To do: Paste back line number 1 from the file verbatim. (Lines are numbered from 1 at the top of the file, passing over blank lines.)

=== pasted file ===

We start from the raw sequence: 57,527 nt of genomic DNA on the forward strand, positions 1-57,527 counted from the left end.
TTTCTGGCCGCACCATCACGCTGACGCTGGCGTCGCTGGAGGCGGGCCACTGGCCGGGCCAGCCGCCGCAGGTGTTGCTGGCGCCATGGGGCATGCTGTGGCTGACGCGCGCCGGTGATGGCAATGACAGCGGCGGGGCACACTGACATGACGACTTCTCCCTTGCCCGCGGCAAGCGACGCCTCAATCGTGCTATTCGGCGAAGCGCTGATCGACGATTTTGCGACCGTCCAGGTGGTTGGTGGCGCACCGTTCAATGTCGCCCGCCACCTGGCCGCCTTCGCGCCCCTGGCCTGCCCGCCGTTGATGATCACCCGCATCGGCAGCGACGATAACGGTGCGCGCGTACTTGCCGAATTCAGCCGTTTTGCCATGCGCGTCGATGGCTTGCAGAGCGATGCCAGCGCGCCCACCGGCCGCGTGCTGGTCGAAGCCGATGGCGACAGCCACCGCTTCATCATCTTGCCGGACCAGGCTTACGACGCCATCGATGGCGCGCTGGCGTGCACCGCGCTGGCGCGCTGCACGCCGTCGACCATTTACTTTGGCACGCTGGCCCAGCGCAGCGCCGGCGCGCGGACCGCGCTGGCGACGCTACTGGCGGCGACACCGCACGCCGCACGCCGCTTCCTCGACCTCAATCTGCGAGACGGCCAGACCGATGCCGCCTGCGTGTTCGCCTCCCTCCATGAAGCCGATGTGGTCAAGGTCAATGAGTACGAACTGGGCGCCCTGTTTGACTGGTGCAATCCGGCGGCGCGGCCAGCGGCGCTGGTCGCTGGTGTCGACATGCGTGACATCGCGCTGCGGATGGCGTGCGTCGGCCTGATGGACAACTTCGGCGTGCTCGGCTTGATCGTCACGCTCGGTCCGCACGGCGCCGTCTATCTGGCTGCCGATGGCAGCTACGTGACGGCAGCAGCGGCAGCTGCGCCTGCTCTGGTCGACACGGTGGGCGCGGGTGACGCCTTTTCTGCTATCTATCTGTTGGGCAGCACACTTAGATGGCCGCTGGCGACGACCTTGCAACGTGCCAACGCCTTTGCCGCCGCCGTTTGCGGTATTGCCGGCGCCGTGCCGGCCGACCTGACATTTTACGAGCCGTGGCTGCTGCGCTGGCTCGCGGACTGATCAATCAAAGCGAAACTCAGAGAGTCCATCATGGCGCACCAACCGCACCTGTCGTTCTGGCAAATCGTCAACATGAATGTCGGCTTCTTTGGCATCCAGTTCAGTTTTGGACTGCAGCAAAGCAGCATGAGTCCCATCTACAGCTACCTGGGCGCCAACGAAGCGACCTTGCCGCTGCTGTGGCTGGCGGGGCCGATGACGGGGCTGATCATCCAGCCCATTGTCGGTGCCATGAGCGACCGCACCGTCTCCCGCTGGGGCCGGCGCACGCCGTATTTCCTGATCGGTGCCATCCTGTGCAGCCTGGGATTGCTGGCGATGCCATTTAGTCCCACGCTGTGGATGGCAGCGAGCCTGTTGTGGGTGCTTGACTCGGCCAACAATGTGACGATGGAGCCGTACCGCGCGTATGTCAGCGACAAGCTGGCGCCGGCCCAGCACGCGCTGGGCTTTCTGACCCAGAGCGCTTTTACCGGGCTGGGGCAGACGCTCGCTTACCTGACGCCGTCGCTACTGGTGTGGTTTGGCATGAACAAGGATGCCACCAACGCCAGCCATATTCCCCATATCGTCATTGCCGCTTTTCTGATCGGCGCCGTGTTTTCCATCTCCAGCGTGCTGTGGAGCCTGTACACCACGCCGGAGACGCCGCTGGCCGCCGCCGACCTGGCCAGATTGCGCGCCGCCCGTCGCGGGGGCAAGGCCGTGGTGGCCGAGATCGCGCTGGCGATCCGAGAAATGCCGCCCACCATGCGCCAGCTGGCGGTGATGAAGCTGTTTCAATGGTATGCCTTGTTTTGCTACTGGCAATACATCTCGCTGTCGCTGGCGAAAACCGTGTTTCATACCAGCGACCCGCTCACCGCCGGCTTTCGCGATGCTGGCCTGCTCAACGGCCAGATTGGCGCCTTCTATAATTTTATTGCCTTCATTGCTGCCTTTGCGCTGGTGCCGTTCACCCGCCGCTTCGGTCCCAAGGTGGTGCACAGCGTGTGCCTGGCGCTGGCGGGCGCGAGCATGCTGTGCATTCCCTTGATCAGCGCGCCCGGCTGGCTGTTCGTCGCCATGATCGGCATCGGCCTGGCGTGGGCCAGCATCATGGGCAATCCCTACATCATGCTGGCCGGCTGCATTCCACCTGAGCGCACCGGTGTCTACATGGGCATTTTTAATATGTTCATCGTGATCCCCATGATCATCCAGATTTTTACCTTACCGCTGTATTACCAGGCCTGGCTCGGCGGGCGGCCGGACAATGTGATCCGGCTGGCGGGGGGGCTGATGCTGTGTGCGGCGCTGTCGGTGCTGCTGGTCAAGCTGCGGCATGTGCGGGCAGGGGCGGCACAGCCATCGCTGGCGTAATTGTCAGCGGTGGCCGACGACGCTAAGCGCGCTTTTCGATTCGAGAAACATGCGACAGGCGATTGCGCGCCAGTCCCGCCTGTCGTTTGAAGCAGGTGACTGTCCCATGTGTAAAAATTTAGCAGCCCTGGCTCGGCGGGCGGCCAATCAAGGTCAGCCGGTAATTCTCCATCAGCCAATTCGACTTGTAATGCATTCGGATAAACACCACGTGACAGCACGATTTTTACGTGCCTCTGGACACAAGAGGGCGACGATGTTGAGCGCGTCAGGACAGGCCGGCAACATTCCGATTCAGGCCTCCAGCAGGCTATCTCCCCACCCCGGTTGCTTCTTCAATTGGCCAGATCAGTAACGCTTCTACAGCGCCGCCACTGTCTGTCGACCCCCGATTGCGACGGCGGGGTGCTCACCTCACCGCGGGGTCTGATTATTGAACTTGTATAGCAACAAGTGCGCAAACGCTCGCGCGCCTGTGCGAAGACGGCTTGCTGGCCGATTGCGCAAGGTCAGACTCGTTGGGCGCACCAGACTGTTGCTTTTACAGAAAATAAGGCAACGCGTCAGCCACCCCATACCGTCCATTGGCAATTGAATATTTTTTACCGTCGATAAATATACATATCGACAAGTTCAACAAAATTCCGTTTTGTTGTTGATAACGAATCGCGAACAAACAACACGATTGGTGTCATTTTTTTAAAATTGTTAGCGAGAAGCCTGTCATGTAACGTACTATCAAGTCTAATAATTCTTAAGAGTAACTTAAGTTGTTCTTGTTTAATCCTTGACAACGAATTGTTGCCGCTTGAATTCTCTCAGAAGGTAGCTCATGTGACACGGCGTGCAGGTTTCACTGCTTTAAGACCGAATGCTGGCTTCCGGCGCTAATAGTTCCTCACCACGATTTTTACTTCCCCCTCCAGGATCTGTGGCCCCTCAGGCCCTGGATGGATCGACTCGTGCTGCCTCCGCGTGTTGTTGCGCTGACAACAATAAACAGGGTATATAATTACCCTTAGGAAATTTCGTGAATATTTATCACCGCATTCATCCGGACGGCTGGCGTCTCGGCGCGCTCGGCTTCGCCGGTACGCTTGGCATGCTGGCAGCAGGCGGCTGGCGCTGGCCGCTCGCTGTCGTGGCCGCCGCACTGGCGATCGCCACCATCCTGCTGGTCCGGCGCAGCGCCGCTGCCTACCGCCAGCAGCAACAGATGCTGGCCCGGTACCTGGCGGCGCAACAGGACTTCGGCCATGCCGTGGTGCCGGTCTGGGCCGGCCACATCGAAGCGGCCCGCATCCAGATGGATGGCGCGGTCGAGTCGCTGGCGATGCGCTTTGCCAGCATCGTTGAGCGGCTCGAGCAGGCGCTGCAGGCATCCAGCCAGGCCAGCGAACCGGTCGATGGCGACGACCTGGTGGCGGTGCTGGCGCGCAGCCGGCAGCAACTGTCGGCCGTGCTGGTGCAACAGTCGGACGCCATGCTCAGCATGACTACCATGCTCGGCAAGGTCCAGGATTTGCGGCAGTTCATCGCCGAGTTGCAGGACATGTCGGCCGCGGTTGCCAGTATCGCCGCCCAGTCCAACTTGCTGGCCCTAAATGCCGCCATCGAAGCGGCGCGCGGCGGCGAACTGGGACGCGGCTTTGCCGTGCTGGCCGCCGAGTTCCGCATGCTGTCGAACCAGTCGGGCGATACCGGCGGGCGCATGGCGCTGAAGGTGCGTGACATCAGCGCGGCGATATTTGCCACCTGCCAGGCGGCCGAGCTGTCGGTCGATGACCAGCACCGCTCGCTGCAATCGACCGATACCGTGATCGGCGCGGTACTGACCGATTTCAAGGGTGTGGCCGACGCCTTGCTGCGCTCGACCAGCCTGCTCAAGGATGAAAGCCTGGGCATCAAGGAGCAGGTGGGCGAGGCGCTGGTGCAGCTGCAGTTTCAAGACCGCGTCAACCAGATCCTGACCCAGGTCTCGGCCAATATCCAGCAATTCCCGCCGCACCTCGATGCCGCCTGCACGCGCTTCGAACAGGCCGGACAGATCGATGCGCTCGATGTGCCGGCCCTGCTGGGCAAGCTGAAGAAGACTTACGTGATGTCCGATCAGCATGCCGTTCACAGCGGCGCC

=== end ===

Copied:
We start from the raw sequence: 57,527 nt of genomic DNA on the forward strand, positions 1-57,527 counted from the left end.